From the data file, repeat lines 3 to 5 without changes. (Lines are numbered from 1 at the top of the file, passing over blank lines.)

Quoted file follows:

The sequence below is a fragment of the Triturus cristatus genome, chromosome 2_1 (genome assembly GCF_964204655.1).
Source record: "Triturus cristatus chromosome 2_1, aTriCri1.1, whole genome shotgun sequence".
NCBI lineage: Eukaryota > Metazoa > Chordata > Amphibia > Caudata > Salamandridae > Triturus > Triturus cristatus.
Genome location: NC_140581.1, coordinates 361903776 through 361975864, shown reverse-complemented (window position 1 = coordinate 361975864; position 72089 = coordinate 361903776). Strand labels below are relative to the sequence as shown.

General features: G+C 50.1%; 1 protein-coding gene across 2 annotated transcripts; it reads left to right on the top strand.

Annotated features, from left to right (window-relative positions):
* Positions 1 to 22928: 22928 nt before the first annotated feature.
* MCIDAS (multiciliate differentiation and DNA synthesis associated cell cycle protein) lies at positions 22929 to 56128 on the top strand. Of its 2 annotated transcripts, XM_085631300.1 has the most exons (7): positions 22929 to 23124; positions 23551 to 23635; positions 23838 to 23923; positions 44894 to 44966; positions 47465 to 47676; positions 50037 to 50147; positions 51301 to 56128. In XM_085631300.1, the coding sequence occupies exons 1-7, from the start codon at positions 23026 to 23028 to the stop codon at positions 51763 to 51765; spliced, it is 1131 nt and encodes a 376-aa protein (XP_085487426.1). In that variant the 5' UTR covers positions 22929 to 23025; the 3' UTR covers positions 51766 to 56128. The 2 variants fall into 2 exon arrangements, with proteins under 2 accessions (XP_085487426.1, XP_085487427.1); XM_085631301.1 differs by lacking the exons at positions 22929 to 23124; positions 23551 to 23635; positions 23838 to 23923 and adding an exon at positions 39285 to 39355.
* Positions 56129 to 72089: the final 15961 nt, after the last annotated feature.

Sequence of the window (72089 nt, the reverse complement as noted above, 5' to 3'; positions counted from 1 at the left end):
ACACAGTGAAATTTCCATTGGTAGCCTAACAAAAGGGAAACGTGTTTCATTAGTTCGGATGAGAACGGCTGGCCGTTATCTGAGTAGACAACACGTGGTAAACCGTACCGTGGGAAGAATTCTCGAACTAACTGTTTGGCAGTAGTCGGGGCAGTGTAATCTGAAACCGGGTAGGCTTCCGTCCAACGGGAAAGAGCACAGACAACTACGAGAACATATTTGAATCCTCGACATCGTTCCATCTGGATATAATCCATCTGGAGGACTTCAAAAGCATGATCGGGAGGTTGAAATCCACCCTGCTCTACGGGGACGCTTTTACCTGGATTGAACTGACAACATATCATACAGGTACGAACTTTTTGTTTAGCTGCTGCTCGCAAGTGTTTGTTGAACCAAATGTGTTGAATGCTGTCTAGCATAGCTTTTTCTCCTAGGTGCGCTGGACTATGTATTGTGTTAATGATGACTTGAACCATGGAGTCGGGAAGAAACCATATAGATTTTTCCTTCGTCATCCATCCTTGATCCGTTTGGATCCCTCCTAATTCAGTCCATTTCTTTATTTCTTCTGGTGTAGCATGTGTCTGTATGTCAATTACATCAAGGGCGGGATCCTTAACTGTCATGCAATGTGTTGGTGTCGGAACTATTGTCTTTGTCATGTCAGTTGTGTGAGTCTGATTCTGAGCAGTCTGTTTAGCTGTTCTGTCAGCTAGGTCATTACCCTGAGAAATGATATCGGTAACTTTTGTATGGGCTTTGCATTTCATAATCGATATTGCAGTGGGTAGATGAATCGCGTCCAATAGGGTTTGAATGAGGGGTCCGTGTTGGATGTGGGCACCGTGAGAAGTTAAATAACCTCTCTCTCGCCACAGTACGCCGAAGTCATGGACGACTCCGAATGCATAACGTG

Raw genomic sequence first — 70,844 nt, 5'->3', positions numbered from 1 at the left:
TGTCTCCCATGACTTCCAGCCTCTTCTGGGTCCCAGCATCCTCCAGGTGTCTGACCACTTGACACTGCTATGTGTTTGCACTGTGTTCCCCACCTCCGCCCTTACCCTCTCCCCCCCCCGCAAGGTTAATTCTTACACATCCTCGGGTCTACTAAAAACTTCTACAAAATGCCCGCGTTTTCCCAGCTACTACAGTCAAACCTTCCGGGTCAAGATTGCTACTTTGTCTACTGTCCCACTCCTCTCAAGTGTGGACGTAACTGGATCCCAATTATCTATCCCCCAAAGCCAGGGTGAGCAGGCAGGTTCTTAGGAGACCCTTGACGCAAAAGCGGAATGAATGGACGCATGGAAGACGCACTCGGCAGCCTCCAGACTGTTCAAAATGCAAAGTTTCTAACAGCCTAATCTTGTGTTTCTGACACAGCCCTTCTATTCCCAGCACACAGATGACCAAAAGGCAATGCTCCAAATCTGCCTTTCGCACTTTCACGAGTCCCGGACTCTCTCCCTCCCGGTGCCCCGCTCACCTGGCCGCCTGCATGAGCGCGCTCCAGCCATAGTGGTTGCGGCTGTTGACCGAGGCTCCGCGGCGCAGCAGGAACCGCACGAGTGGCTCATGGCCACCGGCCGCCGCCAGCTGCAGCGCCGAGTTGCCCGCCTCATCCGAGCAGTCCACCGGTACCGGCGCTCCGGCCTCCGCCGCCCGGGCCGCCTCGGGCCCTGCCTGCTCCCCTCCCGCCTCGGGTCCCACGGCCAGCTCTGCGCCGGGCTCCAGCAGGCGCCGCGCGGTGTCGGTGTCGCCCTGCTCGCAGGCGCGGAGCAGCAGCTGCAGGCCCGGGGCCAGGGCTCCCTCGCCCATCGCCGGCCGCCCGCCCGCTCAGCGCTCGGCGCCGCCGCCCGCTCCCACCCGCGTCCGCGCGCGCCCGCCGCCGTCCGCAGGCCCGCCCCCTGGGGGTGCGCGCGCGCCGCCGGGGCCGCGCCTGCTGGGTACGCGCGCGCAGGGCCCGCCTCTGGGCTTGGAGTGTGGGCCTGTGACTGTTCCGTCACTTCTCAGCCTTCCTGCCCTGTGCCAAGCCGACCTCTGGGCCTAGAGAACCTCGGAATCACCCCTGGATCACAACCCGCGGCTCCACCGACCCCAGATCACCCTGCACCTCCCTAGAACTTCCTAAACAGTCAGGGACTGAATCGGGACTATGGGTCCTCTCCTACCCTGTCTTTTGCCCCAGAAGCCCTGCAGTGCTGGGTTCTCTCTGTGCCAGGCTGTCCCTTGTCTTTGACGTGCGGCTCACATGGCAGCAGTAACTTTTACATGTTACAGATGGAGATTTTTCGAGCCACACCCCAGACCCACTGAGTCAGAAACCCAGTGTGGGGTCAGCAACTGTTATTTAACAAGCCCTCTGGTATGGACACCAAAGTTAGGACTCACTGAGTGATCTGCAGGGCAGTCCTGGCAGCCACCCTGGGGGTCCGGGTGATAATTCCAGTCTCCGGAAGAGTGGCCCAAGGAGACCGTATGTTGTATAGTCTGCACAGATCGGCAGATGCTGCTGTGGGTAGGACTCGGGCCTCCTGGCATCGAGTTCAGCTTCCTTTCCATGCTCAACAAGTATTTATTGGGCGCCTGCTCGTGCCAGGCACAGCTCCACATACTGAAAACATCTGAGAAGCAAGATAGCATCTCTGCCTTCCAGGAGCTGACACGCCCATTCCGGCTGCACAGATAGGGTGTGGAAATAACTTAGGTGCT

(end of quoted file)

NCBI lineage: Eukaryota > Metazoa > Chordata > Amphibia > Caudata > Salamandridae > Triturus > Triturus cristatus.
Genome location: NC_140581.1, coordinates 361903776 through 361975864, shown reverse-complemented (window position 1 = coordinate 361975864; position 72089 = coordinate 361903776). Strand labels below are relative to the sequence as shown.

General features: G+C 50.1%; 1 protein-coding gene across 2 annotated transcripts; it reads left to right on the top strand.